Basic Statistics

Descriptive Statistics
Inferential Statistics
Methods to Test Hypotheses



For anesthesiologists, a basic knowledge of statistics is necessary for rational interpretation of the literature. For those doing research, statistical concepts are critical in the planning, execution, presentation, and publication of studies. Few nonstatisticians will develop sufficient knowledge to resolve complex statistical issues; however, clinicians and investigators can avoid obvious errors and can consult with trained statisticians when additional expertise is needed. This synopsis will provide some basic vocabulary and help with the answers to several commonly asked statistical questions.

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Descriptive statistics: summarize a group of individual data points. A group constitutes a sample of an entire population. Categories of data are called variables (not parameters). Variables are classified as continuous, including both ratio scales and interval scales (e.g., cardiac output), or discontinuous, (e.g., five finger, six layers.) Ranked variables cannot be measured but can be ordered by magnitude (e.g., Glasgow Coma Scale). Categorical variables may be nominal or ordinal but have unmeasurable attributes (e.g., alive or dead.) Common definitions of descriptive statistics include:

where = sum, X = the value of an individual observation, X = the mean of all observations, and n = the number of observations.

If the data are normally distributed, 95% of all population members fall within about 2 standard deviations of the mean, i.e., if the mean t SD for systolic blood pressure is 110 10 mmHg, then 95% of systolic blood pressures are between 80 and 130 mmHg.

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Inferential statistics: allow generalizations to a population, based upon a sample; used to test hypotheses and evaluate estimates. The hypothesis of "no difference" is often called the null hypothesis.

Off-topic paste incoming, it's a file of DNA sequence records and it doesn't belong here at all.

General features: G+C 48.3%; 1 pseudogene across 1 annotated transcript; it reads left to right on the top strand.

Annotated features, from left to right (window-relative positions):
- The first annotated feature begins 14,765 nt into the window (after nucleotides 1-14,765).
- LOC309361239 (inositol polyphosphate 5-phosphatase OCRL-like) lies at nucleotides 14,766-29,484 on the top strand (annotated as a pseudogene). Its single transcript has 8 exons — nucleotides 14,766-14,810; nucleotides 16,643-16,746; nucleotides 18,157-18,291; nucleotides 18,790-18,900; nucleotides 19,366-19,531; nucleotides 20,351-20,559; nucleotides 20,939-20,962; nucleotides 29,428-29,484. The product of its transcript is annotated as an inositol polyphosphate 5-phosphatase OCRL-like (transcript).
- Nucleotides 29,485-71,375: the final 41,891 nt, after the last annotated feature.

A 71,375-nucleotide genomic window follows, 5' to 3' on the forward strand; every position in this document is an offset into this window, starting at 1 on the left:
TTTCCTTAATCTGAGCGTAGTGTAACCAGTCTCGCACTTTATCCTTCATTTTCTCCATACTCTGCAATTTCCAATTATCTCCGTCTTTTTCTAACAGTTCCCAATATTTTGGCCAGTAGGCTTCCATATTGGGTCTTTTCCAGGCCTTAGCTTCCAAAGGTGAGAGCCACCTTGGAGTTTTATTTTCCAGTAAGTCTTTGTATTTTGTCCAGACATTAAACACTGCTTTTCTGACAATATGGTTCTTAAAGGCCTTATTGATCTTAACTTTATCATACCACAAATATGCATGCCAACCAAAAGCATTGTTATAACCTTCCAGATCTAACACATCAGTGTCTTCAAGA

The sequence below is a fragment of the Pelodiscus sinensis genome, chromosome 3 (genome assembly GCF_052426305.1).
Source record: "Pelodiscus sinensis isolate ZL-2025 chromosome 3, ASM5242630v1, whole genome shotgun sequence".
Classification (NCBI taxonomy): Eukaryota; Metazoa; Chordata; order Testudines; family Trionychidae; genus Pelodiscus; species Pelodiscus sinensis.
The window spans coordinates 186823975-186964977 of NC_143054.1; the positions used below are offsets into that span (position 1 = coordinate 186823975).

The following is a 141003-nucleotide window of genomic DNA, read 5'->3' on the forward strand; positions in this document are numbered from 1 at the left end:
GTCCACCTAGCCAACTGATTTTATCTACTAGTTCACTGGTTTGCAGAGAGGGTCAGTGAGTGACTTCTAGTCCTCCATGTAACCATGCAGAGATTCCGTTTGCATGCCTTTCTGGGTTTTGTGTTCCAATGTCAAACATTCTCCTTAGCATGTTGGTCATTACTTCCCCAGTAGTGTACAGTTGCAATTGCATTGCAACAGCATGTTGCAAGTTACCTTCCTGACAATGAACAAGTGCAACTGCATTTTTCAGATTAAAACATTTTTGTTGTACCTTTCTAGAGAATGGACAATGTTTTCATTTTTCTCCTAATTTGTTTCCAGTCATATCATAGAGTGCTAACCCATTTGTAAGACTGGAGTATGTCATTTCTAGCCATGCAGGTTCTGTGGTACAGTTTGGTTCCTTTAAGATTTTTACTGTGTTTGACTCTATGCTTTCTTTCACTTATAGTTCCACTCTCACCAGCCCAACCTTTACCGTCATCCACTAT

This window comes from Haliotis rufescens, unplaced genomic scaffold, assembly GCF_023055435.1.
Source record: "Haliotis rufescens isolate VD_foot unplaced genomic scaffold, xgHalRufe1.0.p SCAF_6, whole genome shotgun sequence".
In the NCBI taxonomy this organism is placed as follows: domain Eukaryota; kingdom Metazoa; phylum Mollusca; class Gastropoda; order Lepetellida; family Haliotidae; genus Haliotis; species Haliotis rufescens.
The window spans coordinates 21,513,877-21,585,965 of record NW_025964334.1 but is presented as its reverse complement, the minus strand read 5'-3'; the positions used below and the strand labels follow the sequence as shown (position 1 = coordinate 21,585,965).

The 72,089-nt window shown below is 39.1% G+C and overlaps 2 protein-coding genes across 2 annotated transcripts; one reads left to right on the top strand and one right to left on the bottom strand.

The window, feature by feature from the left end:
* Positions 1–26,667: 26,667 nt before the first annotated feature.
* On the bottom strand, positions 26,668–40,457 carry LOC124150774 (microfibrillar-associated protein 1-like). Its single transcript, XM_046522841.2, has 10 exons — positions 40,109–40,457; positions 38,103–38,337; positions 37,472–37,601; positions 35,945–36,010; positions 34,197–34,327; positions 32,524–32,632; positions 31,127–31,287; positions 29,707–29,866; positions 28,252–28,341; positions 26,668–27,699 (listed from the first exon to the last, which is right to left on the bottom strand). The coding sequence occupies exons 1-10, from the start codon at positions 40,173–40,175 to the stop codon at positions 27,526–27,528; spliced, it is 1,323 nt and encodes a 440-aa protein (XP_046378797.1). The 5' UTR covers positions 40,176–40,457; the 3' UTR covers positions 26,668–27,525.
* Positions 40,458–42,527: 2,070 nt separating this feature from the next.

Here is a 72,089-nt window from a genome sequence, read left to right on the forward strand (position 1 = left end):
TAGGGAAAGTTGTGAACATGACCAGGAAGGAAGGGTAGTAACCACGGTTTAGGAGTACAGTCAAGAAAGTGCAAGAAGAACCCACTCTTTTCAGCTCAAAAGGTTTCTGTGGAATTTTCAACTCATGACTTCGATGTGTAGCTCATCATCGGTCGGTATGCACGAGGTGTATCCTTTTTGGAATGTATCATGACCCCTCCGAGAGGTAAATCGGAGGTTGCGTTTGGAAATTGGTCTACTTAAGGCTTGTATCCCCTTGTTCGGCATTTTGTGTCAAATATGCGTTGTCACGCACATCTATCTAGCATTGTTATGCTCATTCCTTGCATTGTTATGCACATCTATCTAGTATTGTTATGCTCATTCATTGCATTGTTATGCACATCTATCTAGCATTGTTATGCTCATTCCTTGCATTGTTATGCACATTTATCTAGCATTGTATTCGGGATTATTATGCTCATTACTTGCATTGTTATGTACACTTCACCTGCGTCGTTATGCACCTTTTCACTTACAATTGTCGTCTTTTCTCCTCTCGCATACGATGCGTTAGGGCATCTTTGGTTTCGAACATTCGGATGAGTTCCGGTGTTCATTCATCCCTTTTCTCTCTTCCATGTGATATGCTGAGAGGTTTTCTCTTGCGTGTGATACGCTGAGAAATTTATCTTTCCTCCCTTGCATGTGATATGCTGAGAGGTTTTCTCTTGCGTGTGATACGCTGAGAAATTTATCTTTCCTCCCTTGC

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  1. Are two or more numbers different?



    (See table inside front cover of Glantz, SA. Primer of Bio-Statistics (4th Edition). McGraw-Hill, Inc., NY, NY, 1997.)

    Parametric data (normally distributed, continuous data): unpaired or paired t tests; ANOVA. Discontinuous data or non-normally distributed continuous data: Mann-Whitney rank-sum test (used in unpaired data); Wilcoxon signed-rank test (used with paired data); KruskalWallis statistic (used similarly to ANOVA). Categorical data: Chi-square analysis-of-contingency table for unpaired data or three or more groups of different individuals; McNemar's test for paired data.

  3. Are two or more responses different?



    Parametric data (normally distributed, continuous data): repeated measures ANOVA. Discontinuous data or non-normally distributed continuous data: Friedman statistic. Categorical data: Cochrane's Q for three or more treatments in the same individuals.

  5. Are statistically significant differences clinically important?



    Dependent on judgement and experience. For instance, if two anesthetics are associated with a statistically significant 3.0 mmHg difference in intracranial pressure in patients with brain tumors, that might be of little clinical importance.

  7. What is the meaning of a "zero numerator?"



    A common statistical question implicit in clinical practice: What is the implication of not observing a complication or an effect in a given population? ("What does it mean if I have never induced a pneumothorax in a series of subclavian central venous catheterizations?") The basic rule is that the actual incidence of that occurrence if the series were continued would be
    0 to 3
    where n is the number of events currently in the series.

  9. Are two or more numbers equivalent?



    The same approaches are used as in question I above. However, power analysis is essential in determining the confidence with which the evidence should be accepted (i.e., is the sample size sufficient to safely conclude that there is no difference?) A good conceptual comparison is the criminal justice system which provides a verdict of "not guilty" rather than "innocent."